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October 11, 2014 - 2:55pm

Laurie Napoleone named by Batavia Downs Gaming as Italian-American of the Year

posted by Billie Owens in Batavia Downs, Italian-American, columbus day.

Press release:

Batavia Downs Gaming is pleased to announce that Laurie Napoleone is the historic racetrack’s recipient of its annual Italian-American of the Year award. Napoleone will receive her award on Oct. 13, Columbus Day, with a special trackside ceremony after the seventh race. Mr. Joe Gerace, the first recipient of this award, will act as Master Ceremony.

She’ll also be joined by other past award winners, Chuck Zambito, Ray Cianfrini, Joe Teresi, Charles Ruffino and Russ Romano.

Laurie (Pero) Napoleone is the wife of Mark Napoleone and the proud mother of four children, Mark Jr., Ashley, Christen, and her angel, Michael. She is the daughter of the late Charles and Marien Pero, and the sister of Charles, David and Adelyn Pero.

Laurie earned her bachelor of science in Nursing from Niagara University in 1982 and started working as a registered nurse after graduation at Strong Memorial Hospital in Rochester. After her marriage to Mark in 1983, she returned to her hometown and began working at St. Jerome Hospital, where she stayed for 15 years. After playing a role in the initial stages of the merger between St. Jerome Hospital  and Genesee Memorial Hospital, she decided on a career change into a school setting.

She worked for the Batavia City Schools as a school nurse / teacher at Robert Morris Elementary School. She earned a master‘s in Nursing from the University of Phoenix in 2004. Laurie then took her love for healthcare as well as teaching, and is currently employed by the Genesee Valley Educational Partnership. There she is an instructor in the Health Careers Academy, a program for high school seniors who are interested in pursuing a career in healthcare while gaining college credits.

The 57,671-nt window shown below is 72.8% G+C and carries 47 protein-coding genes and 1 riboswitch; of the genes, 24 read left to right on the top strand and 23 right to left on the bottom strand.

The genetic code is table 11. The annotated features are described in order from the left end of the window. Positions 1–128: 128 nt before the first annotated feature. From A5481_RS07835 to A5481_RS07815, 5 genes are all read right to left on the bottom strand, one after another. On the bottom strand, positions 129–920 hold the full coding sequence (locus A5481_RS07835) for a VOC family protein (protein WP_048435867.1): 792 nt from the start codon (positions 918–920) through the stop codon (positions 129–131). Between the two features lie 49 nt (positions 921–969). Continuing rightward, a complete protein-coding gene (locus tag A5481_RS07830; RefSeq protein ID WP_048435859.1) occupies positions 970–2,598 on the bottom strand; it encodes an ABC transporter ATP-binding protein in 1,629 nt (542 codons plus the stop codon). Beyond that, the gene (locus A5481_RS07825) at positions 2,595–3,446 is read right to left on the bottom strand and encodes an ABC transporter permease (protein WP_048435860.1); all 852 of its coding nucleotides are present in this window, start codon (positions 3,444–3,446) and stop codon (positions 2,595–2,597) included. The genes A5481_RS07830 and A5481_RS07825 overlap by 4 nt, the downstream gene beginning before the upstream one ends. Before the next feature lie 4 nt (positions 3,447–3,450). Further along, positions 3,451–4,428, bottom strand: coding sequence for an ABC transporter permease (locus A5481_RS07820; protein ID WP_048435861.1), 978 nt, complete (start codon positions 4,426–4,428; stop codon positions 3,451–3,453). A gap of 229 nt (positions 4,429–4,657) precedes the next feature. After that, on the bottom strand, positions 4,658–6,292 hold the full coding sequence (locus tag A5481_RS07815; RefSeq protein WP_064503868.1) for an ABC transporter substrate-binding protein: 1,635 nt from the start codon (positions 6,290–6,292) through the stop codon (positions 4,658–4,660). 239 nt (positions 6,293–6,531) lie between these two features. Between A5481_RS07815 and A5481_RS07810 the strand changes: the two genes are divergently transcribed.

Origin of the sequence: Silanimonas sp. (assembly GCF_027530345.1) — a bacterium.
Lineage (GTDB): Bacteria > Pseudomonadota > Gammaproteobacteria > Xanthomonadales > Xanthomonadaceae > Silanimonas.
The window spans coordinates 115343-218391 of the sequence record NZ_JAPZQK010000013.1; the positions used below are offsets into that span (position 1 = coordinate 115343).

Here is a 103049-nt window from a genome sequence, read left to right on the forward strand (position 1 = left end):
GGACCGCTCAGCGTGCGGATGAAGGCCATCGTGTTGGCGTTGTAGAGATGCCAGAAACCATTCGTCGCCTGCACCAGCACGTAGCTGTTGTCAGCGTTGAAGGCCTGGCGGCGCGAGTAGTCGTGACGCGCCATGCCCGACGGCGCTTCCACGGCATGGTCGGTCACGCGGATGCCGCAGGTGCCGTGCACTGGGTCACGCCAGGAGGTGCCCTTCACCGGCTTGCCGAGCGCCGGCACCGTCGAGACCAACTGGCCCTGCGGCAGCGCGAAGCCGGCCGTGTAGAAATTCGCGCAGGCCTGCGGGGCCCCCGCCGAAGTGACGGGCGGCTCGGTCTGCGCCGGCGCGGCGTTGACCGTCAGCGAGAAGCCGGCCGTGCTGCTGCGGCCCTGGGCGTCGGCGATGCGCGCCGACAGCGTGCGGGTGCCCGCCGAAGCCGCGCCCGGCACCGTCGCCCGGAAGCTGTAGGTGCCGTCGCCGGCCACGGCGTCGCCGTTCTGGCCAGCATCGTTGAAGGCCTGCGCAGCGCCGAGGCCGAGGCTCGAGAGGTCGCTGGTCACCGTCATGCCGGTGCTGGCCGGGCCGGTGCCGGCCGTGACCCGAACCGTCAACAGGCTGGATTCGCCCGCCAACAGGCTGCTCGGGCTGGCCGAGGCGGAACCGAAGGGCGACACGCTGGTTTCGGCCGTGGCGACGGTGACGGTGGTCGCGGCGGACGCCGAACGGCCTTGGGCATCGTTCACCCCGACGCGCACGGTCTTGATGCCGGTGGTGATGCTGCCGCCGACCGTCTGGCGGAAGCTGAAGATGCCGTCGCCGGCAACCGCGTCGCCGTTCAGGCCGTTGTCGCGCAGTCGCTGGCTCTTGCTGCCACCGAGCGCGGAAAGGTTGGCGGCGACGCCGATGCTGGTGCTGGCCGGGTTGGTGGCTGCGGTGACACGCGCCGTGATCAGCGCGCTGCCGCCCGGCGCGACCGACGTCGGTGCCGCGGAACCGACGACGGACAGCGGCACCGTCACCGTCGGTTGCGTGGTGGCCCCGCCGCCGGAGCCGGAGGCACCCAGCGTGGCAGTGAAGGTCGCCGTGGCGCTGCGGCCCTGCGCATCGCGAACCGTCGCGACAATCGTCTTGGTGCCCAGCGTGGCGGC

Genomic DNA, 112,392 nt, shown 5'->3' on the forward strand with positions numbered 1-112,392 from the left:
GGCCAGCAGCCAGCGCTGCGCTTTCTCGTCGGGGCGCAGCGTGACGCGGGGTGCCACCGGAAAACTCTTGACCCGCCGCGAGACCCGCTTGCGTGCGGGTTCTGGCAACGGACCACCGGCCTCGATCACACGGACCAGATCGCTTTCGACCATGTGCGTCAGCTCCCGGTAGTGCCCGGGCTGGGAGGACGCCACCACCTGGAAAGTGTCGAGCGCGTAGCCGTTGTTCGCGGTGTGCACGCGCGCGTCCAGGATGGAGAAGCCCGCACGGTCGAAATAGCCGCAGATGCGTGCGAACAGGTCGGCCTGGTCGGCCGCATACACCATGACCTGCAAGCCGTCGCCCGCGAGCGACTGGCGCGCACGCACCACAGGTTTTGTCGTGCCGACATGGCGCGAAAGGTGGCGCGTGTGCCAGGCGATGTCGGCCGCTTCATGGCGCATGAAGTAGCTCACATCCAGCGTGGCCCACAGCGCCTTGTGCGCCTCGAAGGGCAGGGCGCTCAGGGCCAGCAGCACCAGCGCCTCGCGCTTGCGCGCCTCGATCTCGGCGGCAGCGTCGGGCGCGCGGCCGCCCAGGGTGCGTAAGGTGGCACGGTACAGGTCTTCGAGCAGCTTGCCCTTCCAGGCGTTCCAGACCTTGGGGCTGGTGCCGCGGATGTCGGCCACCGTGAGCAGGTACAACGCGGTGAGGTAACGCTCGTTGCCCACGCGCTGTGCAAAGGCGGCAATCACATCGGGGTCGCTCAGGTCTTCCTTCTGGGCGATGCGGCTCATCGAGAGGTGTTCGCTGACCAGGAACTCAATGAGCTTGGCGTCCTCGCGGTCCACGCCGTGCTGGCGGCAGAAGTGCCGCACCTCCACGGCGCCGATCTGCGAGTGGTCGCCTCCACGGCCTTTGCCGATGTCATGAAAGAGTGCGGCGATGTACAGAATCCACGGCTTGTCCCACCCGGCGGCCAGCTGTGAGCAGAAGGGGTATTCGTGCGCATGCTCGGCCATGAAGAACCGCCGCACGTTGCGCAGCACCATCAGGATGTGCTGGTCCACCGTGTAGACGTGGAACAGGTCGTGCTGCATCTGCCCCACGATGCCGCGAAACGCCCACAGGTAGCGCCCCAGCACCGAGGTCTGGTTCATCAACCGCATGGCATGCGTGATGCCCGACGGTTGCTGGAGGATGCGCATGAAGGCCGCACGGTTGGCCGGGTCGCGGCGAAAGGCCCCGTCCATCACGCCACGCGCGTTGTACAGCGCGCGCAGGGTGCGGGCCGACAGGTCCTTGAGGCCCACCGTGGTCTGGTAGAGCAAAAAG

Along with her husband, Laurie is the co-founder/member of the Michael Napoleone Memorial Foundation. After the passing of their youngest son, Michael, at the age of 8 to Burkitt’s lymphoma, (an aggressive form of blood cancer) the Napoleones created a foundation in Michael’s memory. It  helps families facing the challenges of a pediatric cancer diagnosis, supports research efforts in pediatric blood cancers, and assists youth sports and youth activities in the community.

Laurie speaks on behalf of the foundation and is a strong advocate for the families; has lobbied in Washington for more support of research efforts; and is passionate about the Foundation’s mission.

In her free time, Laurie enjoys entertaining with family and friends, Zumba, and writing.

Batavia Downs Gaming is proud to honor Laurie Napoleone as its 2014 Italian-American of the Year.

Brian Graz
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Italian-American named by Batavia Downs Gaming... do we really need to keep these segregationist associations going? Italian-American. Irish-American, Polish-American, African-American???